Economists say Cambodia is not facing the risk of an aging population, as is happening in richer countries around the region, but it must still plan for a future when its younger generations grow old.
World Bank economist Philip O’Keefe, lead author of a new report, “Live Long and Prosper: Aging in East Asia and the Pacific,” says Cambodia needs to begin thinking about a pension policy and providing quality education to ensure its citizens remain competitive in coming decades.
“You have to really move up the education curve, once you can now, because by the time you get to an aged society, if your average young person has not already had senior secondary education at least, you’re not going to be competitive at that point,” he said.
Cambodia could consider policies in the labor market and other areas to help people age with prosperity, he said, such as not having mandatory retirement age.
In its report, the World Bank notes that richer Asian countries, like Japan, Singapore and South Korea, are “advanced agers,” with 14 percent of their populations or more already older than 65. Developing middle-income countries, such as China, Thailand and Vietnam, are already aging quickly and face of the most pressing challenges, the report says. Cambodia, Laos and Papua New Guinea, meanwhile, have only around 4 percent of their population over 65. However, those demographics will change in the next 20 to 30 years.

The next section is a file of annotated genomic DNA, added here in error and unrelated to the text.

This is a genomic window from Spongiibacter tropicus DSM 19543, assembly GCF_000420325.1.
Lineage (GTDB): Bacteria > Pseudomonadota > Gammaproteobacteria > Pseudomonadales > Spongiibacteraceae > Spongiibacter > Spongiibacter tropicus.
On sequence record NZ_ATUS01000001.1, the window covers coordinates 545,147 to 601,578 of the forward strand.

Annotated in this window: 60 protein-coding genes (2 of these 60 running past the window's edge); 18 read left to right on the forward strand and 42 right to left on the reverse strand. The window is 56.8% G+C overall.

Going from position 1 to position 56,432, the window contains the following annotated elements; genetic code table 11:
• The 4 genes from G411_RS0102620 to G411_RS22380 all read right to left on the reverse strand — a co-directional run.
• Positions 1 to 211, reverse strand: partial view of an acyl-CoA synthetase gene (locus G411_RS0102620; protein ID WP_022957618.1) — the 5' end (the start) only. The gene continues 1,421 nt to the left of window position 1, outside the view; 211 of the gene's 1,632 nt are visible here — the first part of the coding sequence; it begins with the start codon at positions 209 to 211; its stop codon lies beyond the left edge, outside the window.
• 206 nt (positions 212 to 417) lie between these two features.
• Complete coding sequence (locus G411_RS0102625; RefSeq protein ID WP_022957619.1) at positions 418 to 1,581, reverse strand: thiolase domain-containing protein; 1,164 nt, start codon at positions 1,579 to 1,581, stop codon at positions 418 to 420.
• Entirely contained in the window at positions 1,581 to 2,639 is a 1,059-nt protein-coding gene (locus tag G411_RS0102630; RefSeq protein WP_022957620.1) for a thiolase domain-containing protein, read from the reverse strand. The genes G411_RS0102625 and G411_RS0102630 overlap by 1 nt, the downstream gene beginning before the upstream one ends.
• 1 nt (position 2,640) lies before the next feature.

The report recommends that developing countries in East Asia “take steps to reform their existing pension schemes, including considering gradual increases in retirement age.” For countries with relatively young populations, the report suggests that “governments take future rapid aging into account and put in place sustainable pension systems.”
Phay Siphan, spokesman for the Council of Ministers, told VOA Khmer Cambodia is working on reforming its pension system. “We have improved a lot by raising the level of pension payments, meaning we don’t give up on people. We increased it by relying on equity with those who are active.”
The World Bank report says that “36 percent of the world’s population ages 65 and over, or 211 million people, live in East Asia, the largest share among all regions. By 2040, the graying of the population could shrink the number of working-age adults by more than 15 percent in Korea and more than 10 percent in China, Thailand, and Japan. In China alone, that would translate into a net loss of 90 million workers.”